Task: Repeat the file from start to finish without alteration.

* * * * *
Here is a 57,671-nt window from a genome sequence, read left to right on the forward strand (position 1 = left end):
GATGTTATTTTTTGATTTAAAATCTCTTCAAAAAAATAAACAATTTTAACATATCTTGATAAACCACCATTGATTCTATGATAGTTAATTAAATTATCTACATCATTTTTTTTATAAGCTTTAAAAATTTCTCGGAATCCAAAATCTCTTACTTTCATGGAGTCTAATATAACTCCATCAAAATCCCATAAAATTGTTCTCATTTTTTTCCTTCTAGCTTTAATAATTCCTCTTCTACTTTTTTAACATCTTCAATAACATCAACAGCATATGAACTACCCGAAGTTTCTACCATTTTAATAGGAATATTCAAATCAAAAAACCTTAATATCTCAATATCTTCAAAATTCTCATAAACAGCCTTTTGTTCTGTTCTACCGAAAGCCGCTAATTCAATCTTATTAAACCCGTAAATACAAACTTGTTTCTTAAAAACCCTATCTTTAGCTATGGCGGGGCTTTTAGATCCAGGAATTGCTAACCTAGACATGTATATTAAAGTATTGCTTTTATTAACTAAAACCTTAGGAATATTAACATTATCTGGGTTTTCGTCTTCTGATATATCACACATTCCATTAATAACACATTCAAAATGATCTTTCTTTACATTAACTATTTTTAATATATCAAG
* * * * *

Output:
Here is a 57,671-nt window from a genome sequence, read left to right on the forward strand (position 1 = left end):
GATGTTATTTTTTGATTTAAAATCTCTTCAAAAAAATAAACAATTTTAACATATCTTGATAAACCACCATTGATTCTATGATAGTTAATTAAATTATCTACATCATTTTTTTTATAAGCTTTAAAAATTTCTCGGAATCCAAAATCTCTTACTTTCATGGAGTCTAATATAACTCCATCAAAATCCCATAAAATTGTTCTCATTTTTTTCCTTCTAGCTTTAATAATTCCTCTTCTACTTTTTTAACATCTTCAATAACATCAACAGCATATGAACTACCCGAAGTTTCTACCATTTTAATAGGAATATTCAAATCAAAAAACCTTAATATCTCAATATCTTCAAAATTCTCATAAACAGCCTTTTGTTCTGTTCTACCGAAAGCCGCTAATTCAATCTTATTAAACCCGTAAATACAAACTTGTTTCTTAAAAACCCTATCTTTAGCTATGGCGGGGCTTTTAGATCCAGGAATTGCTAACCTAGACATGTATATTAAAGTATTGCTTTTATTAACTAAAACCTTAGGAATATTAACATTATCTGGGTTTTCGTCTTCTGATATATCACACATTCCATTAATAACACATTCAAAATGATCTTTCTTTACATTAACTATTTTTAATATATCAAG